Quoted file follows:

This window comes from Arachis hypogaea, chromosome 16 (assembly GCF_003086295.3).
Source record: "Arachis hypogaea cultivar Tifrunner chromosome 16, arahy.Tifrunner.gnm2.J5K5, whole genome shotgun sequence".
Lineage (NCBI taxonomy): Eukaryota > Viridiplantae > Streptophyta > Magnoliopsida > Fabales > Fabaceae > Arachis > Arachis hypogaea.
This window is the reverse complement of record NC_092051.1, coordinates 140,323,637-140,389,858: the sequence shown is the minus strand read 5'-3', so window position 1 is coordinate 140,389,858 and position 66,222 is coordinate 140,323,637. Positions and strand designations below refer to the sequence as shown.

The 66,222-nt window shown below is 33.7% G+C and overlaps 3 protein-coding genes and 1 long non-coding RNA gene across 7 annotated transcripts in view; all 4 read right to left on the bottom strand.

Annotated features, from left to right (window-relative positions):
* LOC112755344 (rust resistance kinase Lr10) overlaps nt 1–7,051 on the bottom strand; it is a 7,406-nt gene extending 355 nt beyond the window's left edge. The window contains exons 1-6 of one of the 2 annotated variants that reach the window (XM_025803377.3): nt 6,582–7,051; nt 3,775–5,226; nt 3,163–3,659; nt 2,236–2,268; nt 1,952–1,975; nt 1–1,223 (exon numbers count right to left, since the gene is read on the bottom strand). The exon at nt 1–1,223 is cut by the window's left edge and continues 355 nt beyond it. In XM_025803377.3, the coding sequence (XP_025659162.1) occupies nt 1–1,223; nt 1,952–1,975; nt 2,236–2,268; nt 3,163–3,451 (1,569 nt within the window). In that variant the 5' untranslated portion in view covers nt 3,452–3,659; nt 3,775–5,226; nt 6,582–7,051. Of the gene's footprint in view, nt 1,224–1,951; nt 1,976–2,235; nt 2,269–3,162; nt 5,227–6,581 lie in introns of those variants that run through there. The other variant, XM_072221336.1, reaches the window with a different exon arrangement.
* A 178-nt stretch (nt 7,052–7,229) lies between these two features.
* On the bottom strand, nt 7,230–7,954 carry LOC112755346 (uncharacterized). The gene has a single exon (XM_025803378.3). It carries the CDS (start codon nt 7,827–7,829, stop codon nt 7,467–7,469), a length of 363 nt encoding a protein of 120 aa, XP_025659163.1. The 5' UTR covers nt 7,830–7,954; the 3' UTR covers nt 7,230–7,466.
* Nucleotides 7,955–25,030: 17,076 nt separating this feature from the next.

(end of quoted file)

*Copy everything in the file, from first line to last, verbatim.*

This window comes from Arachis hypogaea, chromosome 16 (assembly GCF_003086295.3).
Source record: "Arachis hypogaea cultivar Tifrunner chromosome 16, arahy.Tifrunner.gnm2.J5K5, whole genome shotgun sequence".
Lineage (NCBI taxonomy): Eukaryota > Viridiplantae > Streptophyta > Magnoliopsida > Fabales > Fabaceae > Arachis > Arachis hypogaea.
This window is the reverse complement of record NC_092051.1, coordinates 140,323,637-140,389,858: the sequence shown is the minus strand read 5'-3', so window position 1 is coordinate 140,389,858 and position 66,222 is coordinate 140,323,637. Positions and strand designations below refer to the sequence as shown.

The 66,222-nt window shown below is 33.7% G+C and overlaps 3 protein-coding genes and 1 long non-coding RNA gene across 7 annotated transcripts in view; all 4 read right to left on the bottom strand.

Annotated features, from left to right (window-relative positions):
* LOC112755344 (rust resistance kinase Lr10) overlaps nt 1–7,051 on the bottom strand; it is a 7,406-nt gene extending 355 nt beyond the window's left edge. The window contains exons 1-6 of one of the 2 annotated variants that reach the window (XM_025803377.3): nt 6,582–7,051; nt 3,775–5,226; nt 3,163–3,659; nt 2,236–2,268; nt 1,952–1,975; nt 1–1,223 (exon numbers count right to left, since the gene is read on the bottom strand). The exon at nt 1–1,223 is cut by the window's left edge and continues 355 nt beyond it. In XM_025803377.3, the coding sequence (XP_025659162.1) occupies nt 1–1,223; nt 1,952–1,975; nt 2,236–2,268; nt 3,163–3,451 (1,569 nt within the window). In that variant the 5' untranslated portion in view covers nt 3,452–3,659; nt 3,775–5,226; nt 6,582–7,051. Of the gene's footprint in view, nt 1,224–1,951; nt 1,976–2,235; nt 2,269–3,162; nt 5,227–6,581 lie in introns of those variants that run through there. The other variant, XM_072221336.1, reaches the window with a different exon arrangement.
* A 178-nt stretch (nt 7,052–7,229) lies between these two features.
* On the bottom strand, nt 7,230–7,954 carry LOC112755346 (uncharacterized). The gene has a single exon (XM_025803378.3). It carries the CDS (start codon nt 7,827–7,829, stop codon nt 7,467–7,469), a length of 363 nt encoding a protein of 120 aa, XP_025659163.1. The 5' UTR covers nt 7,830–7,954; the 3' UTR covers nt 7,230–7,466.
* Nucleotides 7,955–25,030: 17,076 nt separating this feature from the next.